This is a light book, based on a song, that Pk loves. The illustrations are fun but, be warned, might just inspire creating a mural on oneself that takes hours to remove. It's fun and Pk could hear it every night.
Friday, November 19, 2010
Tuesday, November 16, 2010
As a teacher, I am not a great lover of Frankin. I teach grade 2 and they are just a bit below my students in terms of the depth we need to achieve with a text. I tended to avoid Franklin but I have to say, since Pk has discovered Paulette Bourgeois' loveable turtle, I have developed a much greater appreciation for these books. Franklin faces the kind of problems that Pk does, the illustrations are often lovely (Franklin's Thanksgiving is one of my favourite books in the fall, just for the gorgeous colours) and there is often a title that really addresses an issue that we are facing at home. Franklin and Harriet is the story of Franklin coping with the ups and downs of a needy little sister and Pk loves it. We read it over and over and it's one that, for me at least, stands up to repeated readings.
I LOVE Barbara Reid and The Party lives up to what I love about her books. The Party is the story of a birthday party for Gran. The text flows in a wonderful pattern and rhythm and again, a birthday party/family gathering is something that all children can relate to on some level. If you have not met Barbara Reid's books before, all of the illustrations are done in incredibly intricate plasticene montages and the depth of detail is awe-inspiring. The page that shows the table of food groaning under the weight of all the traditional dishes (sausage rolls, bean salad, deviled eggs, etc) is like going home. I would suggest any of her books (on my other blog, I have shared my love of the Zoe books for little ones) and this one is no exception. I will be sad to return this one.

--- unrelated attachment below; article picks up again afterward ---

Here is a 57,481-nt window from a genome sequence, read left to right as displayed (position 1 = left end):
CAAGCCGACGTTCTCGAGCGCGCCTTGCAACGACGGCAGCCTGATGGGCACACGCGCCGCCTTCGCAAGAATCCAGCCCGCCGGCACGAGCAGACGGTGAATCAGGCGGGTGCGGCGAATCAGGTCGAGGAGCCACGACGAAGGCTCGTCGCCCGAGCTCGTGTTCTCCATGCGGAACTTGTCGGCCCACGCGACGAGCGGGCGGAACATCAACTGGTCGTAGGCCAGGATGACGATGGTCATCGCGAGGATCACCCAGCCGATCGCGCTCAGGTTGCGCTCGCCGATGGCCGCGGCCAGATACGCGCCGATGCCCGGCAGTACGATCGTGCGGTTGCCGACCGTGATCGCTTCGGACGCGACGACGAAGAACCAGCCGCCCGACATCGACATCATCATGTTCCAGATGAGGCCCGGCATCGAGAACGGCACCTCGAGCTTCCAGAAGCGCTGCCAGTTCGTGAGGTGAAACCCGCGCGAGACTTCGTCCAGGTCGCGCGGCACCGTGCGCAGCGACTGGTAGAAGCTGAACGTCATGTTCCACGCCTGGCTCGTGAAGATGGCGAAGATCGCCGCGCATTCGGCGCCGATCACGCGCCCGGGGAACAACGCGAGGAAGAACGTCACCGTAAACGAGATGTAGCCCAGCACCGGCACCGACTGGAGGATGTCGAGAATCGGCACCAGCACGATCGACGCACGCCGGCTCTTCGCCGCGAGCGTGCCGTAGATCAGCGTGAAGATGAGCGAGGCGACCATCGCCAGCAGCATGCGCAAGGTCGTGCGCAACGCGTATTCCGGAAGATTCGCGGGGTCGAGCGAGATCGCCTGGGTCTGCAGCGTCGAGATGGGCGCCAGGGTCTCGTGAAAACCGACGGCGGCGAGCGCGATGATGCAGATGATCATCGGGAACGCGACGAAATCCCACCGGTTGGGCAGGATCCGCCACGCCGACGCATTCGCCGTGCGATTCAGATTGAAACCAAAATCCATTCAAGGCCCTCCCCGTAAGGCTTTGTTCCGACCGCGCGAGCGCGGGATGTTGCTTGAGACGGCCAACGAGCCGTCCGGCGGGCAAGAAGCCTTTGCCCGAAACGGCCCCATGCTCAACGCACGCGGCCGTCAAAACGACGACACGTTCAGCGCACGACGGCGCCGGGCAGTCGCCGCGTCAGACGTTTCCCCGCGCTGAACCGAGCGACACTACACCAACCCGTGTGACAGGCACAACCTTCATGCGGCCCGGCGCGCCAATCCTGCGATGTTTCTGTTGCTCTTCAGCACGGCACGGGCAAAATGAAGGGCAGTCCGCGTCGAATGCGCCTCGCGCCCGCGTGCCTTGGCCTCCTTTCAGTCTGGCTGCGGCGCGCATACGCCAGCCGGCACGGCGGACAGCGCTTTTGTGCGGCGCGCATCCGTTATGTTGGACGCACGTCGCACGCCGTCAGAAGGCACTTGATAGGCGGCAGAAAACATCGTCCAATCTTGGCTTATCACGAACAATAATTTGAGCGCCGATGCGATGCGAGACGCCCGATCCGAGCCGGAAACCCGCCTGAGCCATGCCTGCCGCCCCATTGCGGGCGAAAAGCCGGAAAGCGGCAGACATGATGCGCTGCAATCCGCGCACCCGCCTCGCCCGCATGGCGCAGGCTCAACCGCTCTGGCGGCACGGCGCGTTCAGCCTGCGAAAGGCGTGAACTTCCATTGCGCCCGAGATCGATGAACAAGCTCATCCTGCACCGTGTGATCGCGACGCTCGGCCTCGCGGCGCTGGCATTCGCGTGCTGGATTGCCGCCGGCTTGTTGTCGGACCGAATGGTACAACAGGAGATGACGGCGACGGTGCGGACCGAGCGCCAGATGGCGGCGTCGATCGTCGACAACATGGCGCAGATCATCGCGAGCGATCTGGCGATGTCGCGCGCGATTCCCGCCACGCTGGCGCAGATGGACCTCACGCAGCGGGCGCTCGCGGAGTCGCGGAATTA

John Burningham is an English writer with some wonderfully quirky titles (e.g., I LOVE "Would You Rather" and use it as an intro to surveys in my grade 2 class every year and my students roll on the floor laughing). Hushabye is a bit of a strange little book. I expected it to scan like poetry but it doesn't. It is somewhat poetic in style but the traditional rhyming patterns of similar books are lacking. The repeat of Hushabye throughout the story does give it a quiet, settling to bed kind of tone. The illustrations are interesting, a mix of drawing, collage and paint for texture and Pk is fascinating by the illustrations. This is a great going to bed book and a little less cloyingly charming than some other lullaby texts.
Monday, November 15, 2010
Sunday, November 14, 2010
Saturday, November 13, 2010
Thursday, November 11, 2010
Monday, November 8, 2010
Tuesday, November 2, 2010
Tomorrow, we plan to try "turkey baster painting" - I'm guessing that I may be washing the walls afterwards!